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Air Pollution, an Enduring Problem

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Tags: ZeroEmissions, #MobilityLifeBalance

Cities right around the world are suffering from the consequences of exploding growth in the volume of road traffic. It is a challenge, but not an impossible one, to get to grips with air pollution.
Kathrin Wildemann, July 01, 2019
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Kathrin Wildemann has been a part of the permanent Copy Team at ZF since 2016. In her online and offline articles, she likes to cover electromobility and other topics that involve sustainability.
What is lovelier than to be out in the fresh air in sunshine under a blue sky? Jogging in the park, playing ball with the neighbor’s kids, sauntering around town in the evening and enjoying a beer on an outdoor terrace with friends at the end of the day. However, something that should be an important part of everyday life is increasingly turning into a hazard to health and life in many cities. Particulate matter, nitrogen oxides, and carbon monoxide are quite literally clogging up the air we breathe in cities right around the globe.

Air pollution, a gigantic problem worldwide

Air pollution, a gigantic problem worldwide

The impacts of emissions on health are far-reaching. Among other things, smog causes cardiovascular and respiratory diseases, fetal malformation during pregnancy, or cancer. Estimates by the World Health Organization (WHO) indicate that 4.2 million people die each year as a consequence of air pollution. The situation is alarming in emerging and developing countries. There, almost all cities with populations of 100,000 or more inhabitants exceed the limits defined by the WHO, in some cases dramatically. In industrialized countries, the picture is more favorable. Nonetheless, 56 percent of cities in these countries exceed the limit values. In total, 9 out of 10 people in the world are breathing air that contains an excessive level of pollutants.

Inner cities are suffocating in clouds of exhaust emissions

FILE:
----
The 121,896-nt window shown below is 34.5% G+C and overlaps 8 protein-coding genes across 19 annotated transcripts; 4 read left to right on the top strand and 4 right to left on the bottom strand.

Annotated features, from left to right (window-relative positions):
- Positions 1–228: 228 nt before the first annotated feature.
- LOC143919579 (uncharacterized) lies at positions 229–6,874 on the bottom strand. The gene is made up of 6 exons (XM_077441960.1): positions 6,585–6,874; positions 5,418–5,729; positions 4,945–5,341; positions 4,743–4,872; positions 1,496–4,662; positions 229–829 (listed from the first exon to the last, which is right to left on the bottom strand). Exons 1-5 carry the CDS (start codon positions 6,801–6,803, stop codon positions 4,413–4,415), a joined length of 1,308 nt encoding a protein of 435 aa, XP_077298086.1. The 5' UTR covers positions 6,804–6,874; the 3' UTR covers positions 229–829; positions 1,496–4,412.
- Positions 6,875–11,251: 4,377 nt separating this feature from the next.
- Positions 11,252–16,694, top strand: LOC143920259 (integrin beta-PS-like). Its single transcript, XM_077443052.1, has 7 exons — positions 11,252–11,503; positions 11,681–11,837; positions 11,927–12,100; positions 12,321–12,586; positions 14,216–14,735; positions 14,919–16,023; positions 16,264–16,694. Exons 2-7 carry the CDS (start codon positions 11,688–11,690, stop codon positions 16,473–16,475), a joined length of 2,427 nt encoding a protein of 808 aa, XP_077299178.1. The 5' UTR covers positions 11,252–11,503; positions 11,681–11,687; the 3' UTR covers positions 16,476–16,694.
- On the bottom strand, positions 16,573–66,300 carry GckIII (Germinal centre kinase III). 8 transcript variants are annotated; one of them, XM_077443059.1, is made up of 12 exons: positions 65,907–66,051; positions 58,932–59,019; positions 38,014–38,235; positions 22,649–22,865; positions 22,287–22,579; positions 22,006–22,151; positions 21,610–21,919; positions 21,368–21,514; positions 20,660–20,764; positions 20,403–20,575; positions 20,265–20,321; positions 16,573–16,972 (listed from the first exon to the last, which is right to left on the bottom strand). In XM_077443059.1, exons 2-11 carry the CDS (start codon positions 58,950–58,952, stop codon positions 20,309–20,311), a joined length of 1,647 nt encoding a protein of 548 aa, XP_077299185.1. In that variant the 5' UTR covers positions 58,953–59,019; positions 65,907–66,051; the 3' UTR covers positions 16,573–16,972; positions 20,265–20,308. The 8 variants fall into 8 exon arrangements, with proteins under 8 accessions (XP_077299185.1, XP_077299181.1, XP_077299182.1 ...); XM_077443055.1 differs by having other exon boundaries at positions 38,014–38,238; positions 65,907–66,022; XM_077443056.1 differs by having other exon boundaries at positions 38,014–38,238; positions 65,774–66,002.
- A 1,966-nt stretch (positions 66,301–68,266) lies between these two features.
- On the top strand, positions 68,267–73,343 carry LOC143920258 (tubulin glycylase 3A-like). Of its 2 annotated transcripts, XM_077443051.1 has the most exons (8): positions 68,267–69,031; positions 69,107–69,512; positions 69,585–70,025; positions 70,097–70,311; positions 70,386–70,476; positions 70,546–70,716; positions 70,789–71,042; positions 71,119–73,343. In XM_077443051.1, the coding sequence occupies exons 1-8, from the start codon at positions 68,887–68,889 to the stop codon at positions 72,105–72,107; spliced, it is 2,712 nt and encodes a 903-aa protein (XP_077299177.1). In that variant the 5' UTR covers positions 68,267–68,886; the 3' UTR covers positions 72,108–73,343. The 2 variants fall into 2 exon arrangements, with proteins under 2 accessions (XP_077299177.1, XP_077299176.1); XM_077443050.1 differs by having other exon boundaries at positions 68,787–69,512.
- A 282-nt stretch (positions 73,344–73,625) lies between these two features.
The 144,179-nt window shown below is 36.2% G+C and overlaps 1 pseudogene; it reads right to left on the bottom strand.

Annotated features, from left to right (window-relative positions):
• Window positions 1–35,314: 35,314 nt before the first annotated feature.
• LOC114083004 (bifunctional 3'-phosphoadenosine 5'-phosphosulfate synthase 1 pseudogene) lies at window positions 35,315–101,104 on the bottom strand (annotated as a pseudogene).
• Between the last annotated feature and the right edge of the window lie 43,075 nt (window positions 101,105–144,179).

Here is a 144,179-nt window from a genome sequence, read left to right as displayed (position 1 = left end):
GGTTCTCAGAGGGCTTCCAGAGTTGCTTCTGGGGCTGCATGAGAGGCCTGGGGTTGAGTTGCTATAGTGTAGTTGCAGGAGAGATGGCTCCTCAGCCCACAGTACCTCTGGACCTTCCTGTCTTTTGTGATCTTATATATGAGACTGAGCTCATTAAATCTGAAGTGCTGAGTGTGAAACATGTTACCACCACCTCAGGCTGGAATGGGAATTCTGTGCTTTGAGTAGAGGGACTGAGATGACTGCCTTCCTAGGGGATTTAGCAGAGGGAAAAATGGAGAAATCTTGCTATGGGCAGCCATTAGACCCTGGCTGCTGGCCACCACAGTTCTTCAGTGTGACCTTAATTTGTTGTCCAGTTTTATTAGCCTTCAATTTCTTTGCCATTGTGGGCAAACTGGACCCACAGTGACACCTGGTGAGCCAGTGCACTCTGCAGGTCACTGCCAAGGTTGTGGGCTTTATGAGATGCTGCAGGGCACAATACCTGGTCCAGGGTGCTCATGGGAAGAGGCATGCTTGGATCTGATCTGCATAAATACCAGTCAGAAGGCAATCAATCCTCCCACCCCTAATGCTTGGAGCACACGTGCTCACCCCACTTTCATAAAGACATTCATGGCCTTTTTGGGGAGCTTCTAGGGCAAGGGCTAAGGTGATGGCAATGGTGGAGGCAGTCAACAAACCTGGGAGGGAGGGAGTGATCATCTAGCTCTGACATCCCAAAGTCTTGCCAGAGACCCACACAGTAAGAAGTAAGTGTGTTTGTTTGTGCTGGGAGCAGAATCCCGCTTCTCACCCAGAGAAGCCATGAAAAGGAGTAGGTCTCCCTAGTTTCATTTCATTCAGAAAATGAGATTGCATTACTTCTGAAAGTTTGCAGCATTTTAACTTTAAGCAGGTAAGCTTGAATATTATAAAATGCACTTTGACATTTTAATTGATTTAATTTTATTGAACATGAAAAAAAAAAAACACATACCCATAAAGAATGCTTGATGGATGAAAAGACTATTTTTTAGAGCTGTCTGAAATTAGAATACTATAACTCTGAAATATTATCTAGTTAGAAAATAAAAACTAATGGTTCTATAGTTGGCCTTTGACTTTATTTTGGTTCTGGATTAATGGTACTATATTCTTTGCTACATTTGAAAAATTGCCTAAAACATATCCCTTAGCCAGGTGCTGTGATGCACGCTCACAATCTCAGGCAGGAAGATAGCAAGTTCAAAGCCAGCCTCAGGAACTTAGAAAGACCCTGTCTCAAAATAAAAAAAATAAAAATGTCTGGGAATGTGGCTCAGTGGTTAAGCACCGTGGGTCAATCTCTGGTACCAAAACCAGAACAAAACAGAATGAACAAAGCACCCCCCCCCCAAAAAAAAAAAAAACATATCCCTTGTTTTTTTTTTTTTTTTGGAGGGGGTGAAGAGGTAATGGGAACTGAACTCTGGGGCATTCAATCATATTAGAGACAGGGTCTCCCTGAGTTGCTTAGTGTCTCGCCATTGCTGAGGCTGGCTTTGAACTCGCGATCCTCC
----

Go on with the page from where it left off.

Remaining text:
Inner cities are suffocating in clouds of exhaust emissions

It is no coincidence that the population in urban conurbations are the worst affected. Ever more people live in cities, and their need for mobility is pushing the transport infrastructure up to its limits. By 2050, two thirds of the world’s population will be living in cities. Ever more passenger cars, mopeds, and trucks will be congesting roads and urban freeways. In the process, they generate huge amounts of exhaust gas. Even though road traffic is by no means the only source of air pollution, it does contribute a substantial amount to the problem. The WHO estimates that up to 50 percent of the particulate matter emissions in OECD countries originates from the exhaust pipes of vehicles with internal combustion engines.
Another problematic and no less concerning factor is allied to the unhealthy mix of nitrogen oxides and particulate matter: greenhouse gases such as carbon dioxide are detrimental to the climate and are responsible for global warming. According to statements made by the International Energy Agency (IEA), road traffic in 2016 was responsible for more than 18 percent of worldwide CO₂ emissions.
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In many large cities, smog has become a daily companion for their residents.

90 percent
of all people in the world are breathing air containing levels of pollutants that exceed the limit values of the WHO.

Combating smog and greenhouse gases with e-power

Combating smog and greenhouse gases with e-power

Cities and governments worldwide are trying many different ways to combat air pollution. For example, a few cities are imposing driving bans of different kinds. These range from the driving ban on diesel-powered buses and trucks in Copenhagen to the completely car-free Sunday in Bogotá. However, restrictions are not a long-term solution in their own right. What we need are alternatives to private transport powered by internal combustion engines. Electromobility is an important approach to finding a solution. After all, an electric drive does not emit any exhaust gas while driving – regardless of whether it is on board a purely electric car or in a hybrid electric vehicle. The coming generation of hybrid electric vehicles can cover longer distances under purely electric power than has been possible to date. The internal combustion engine is intended to be a pragmatic auxiliary form of propulsion for long journeys. Needless to say, electric drives are also an interesting option to cut the emissions of city buses, delivery trucks, and even construction site vehicles in a sustainable manner.
At the same time, these pioneering city fathers are committing to well-developed infrastructures in their fight to improve air quality. They are linking mass transit to the provision of solutions for micro-mobility and mobility as a service. One example is Copenhagen with its well-developed network of paths for bicycles and e-bikes. Now, almost half of commuters in the city center of Copenhagen are on two wheels.
The coming generation of hybrid electric vehicles can cover longer distances under purely electric power than has been possible to date. The internal combustion engine is intended as an auxiliary form of propulsion for long journeys.
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Even people using transportation facilities who themselves produce no emissions also suffer from exhaust gas.

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